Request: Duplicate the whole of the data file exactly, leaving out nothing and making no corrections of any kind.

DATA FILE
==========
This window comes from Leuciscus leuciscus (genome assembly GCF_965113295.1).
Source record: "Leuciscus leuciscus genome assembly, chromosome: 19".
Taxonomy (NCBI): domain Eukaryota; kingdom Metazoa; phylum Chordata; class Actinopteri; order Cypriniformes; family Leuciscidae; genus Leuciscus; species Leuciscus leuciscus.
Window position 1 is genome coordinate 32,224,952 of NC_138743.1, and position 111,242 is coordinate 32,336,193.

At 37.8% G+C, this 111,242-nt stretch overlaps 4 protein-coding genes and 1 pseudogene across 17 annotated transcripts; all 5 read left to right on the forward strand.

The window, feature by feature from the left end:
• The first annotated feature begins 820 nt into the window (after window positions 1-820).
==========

This window comes from Leuciscus leuciscus (genome assembly GCF_965113295.1).
Source record: "Leuciscus leuciscus genome assembly, chromosome: 19".
Taxonomy (NCBI): domain Eukaryota; kingdom Metazoa; phylum Chordata; class Actinopteri; order Cypriniformes; family Leuciscidae; genus Leuciscus; species Leuciscus leuciscus.
Window position 1 is genome coordinate 32,224,952 of NC_138743.1, and position 111,242 is coordinate 32,336,193.

At 37.8% G+C, this 111,242-nt stretch overlaps 4 protein-coding genes and 1 pseudogene across 17 annotated transcripts; all 5 read left to right on the forward strand.

The window, feature by feature from the left end:
• The first annotated feature begins 820 nt into the window (after window positions 1-820).